Shovels & Rope – Tickets – Cat’s Cradle – Carrboro, NC – March 5th, 2014

Shovels & Rope

Shovels & Rope

Hurray For The Riff Raff

Wed, March 5, 2014

Doors: 7:00 pm / Show: 8:00 pm

Cat's Cradle

Carrboro, NC

$14.00 - $16.00

Sold Out

Shovels & Rope
Shovels & Rope
It’s not all that unusual for musicians to talk the talk about taking a less-is-more approach to their work – but it’s rare indeed for artists to really walk the walk, and apply that philosophy across the board. Over the better part of a decade, Shovels & Rope have done just that, cutting unnecessary frills from their songs, not to mention the very way they live their musical lives.

Mississippi-born, Nashville-bred Cary Ann Hearst and Texas-born, Colorado-raised Michael Trent forged singular paths as solo artists before connecting – both musically and personally – in Charleston, South Carolina. While they’d both had burgeoning solo careers (Cary Ann earned kudos for her 2006 album Dust and Bones, Michael with his band, The Films, as well as his own solo outings), they quickly found that both their voices – which entwine with eerie beauty in their haunting harmonies – and philosophies matched up perfectly, and a beautiful partnership was born.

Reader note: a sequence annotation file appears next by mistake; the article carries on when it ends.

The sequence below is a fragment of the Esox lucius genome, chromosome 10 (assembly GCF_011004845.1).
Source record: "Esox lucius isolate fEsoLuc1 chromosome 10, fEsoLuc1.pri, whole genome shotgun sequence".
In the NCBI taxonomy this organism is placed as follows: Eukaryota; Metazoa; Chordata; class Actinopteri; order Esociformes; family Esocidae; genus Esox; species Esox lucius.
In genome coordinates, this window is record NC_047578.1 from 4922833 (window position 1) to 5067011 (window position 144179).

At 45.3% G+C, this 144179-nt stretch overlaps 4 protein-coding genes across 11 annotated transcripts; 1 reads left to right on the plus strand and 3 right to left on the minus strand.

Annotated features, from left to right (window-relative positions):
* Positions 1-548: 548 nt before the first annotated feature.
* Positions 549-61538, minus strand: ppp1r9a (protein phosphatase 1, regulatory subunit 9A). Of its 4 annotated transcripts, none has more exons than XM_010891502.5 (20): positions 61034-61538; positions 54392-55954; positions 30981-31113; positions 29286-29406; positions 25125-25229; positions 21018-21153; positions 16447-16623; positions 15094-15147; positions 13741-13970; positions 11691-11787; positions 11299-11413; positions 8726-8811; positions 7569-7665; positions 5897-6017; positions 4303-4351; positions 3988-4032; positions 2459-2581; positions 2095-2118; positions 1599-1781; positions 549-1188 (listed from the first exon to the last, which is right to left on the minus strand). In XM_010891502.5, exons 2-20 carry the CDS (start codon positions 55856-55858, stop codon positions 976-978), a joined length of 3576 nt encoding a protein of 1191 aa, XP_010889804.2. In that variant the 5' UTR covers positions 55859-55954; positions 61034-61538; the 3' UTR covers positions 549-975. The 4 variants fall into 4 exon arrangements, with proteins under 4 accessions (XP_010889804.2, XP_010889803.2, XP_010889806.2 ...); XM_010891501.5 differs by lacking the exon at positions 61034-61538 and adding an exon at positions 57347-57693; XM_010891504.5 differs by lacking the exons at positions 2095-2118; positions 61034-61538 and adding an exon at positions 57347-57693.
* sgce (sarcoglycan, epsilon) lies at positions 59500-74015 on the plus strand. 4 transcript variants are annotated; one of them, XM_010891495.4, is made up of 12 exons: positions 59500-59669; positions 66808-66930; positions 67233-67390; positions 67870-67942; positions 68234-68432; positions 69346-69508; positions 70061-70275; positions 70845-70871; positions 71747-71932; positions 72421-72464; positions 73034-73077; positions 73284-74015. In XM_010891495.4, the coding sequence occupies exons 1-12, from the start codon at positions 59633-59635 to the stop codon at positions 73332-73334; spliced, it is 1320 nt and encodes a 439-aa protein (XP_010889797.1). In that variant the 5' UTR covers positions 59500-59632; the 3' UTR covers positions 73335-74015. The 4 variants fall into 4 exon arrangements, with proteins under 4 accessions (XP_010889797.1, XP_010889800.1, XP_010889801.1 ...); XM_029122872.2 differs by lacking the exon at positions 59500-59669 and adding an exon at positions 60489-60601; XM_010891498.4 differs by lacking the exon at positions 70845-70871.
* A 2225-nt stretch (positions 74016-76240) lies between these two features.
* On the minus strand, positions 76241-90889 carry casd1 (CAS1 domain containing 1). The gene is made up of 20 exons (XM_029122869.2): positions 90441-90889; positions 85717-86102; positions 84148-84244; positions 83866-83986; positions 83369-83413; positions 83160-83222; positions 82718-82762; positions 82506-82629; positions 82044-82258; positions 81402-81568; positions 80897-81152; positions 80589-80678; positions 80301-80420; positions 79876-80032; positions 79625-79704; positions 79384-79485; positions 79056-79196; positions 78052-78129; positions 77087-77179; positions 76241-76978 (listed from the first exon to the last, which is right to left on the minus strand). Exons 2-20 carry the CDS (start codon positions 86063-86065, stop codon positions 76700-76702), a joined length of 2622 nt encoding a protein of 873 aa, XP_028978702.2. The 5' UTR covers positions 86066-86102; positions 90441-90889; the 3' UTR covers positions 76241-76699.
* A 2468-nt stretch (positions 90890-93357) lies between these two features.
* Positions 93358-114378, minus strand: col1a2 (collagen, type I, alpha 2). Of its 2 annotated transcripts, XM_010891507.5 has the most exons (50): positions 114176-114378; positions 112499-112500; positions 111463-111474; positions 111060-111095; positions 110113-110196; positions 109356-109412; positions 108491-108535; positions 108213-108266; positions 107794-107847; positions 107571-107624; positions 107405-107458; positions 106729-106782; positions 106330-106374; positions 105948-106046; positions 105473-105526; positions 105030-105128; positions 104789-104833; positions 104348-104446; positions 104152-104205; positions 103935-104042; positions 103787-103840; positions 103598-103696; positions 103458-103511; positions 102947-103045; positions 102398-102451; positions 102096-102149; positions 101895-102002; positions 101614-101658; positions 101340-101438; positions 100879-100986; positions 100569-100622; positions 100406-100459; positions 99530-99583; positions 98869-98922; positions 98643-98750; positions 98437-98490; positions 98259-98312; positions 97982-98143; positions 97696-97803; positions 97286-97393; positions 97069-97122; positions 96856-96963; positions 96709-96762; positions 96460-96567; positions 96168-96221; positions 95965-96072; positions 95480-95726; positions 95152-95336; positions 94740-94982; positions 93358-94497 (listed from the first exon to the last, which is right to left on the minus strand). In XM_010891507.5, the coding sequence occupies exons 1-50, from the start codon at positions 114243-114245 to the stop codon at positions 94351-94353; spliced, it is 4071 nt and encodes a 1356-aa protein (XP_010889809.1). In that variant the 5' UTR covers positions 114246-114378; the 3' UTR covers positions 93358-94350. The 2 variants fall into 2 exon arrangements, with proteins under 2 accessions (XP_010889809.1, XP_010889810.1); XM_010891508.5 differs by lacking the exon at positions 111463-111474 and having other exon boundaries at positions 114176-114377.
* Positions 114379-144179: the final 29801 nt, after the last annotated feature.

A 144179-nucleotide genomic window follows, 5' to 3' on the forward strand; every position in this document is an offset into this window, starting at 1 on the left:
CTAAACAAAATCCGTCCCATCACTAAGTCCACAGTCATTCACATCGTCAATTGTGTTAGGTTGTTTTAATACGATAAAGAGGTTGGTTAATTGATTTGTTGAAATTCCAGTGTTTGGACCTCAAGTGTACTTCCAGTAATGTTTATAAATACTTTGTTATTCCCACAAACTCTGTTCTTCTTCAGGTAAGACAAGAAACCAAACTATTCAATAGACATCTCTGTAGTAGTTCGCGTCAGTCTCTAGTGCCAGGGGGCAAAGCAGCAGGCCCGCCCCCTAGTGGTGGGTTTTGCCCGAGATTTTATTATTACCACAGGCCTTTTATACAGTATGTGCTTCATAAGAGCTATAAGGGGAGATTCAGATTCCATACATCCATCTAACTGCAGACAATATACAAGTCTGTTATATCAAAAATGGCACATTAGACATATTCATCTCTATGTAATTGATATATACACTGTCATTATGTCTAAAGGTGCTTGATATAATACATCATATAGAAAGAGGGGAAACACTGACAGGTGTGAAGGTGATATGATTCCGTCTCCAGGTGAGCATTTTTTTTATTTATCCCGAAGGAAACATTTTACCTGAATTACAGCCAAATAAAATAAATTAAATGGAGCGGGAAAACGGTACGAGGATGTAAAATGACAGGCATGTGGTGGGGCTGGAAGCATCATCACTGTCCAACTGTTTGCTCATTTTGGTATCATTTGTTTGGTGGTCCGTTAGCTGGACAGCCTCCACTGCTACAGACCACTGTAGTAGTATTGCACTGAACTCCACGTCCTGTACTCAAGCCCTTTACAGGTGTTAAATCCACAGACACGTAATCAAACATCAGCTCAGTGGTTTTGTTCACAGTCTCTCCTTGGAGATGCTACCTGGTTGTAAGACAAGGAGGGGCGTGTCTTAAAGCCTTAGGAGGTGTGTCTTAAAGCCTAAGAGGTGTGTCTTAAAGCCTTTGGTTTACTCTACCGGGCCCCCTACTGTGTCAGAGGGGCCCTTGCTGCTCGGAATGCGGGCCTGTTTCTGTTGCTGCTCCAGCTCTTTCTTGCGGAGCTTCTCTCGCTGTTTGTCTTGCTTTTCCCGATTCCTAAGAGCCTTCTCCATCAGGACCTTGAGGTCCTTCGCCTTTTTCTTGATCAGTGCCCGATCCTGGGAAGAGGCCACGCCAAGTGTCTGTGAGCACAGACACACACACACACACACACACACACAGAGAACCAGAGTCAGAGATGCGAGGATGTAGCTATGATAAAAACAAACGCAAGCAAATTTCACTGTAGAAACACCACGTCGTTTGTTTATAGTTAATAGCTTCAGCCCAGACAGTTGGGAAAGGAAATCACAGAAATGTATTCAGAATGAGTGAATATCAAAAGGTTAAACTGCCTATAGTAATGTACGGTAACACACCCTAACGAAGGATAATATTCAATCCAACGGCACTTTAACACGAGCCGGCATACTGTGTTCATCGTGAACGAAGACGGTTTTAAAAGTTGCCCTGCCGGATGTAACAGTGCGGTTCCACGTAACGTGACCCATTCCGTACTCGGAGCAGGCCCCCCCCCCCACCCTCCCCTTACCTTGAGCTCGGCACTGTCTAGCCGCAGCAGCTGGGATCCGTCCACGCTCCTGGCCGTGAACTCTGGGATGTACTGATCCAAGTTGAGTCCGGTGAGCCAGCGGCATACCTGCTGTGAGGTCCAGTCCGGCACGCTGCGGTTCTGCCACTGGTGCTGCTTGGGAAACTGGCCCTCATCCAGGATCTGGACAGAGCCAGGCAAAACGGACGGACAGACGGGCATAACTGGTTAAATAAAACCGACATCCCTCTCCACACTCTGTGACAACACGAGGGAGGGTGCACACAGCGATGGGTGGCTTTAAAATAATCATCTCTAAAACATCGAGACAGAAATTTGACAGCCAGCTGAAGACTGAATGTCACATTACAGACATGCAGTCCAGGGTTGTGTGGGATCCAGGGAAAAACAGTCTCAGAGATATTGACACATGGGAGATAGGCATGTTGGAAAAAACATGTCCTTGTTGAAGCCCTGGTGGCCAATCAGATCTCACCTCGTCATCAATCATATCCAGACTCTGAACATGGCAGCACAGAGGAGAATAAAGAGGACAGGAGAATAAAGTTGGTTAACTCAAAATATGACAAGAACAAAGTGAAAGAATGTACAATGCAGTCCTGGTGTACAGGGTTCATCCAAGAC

“Consciously or not, we’ve always insulated ourselves from outside influences,” says Cary Ann. “The key, for us, is to be authentic to ourselves – and, sometimes to a fault, we’ve managed to do that. I don’t think we’d be able to keep doing this if we backed off from what we were doing when we started.”

There’s no backing off or backing down on Swimmin’ Time, the duo’s much-anticipated sophomore set as Shovels & Rope, an album that brims with the confidence, energy and sinew of a band that’s accustomed to treating their career as a marathon, rather than a sprint. The album, recorded at the studio Trent constructed in the couple’s home, finds them cutting a new path through the sonic thickets they navigated so nimbly on their breakthrough bow, O’ Be Joyful – a disc that won rave reviews from outlets like Mojo (which called it “thrilling”) and Filter, which said “[they] were solid singer-songwriters on their own, but this is truly a thing of magic.”

On Swimmin’ Time – a title that nods to the aquatic theme running through the disc’s songs — Hearst and Trent bob and weave through a combination of witty, playful tales (like “Fish Assassin”) and brooding murder ballads (like the horn-tinged New Orleans shuffle “Ohio”) with a rare combination of intimacy and swagger. They know when to grab the listener by the shoulders and shake (as on the fiercely roiling opener “The Devil Is All Around”) and when to put a caring arm around those same shoulders in order to spin a gentler yarn (like “After the Storm,” a tale of surviving rough waters, both literally and spiritually).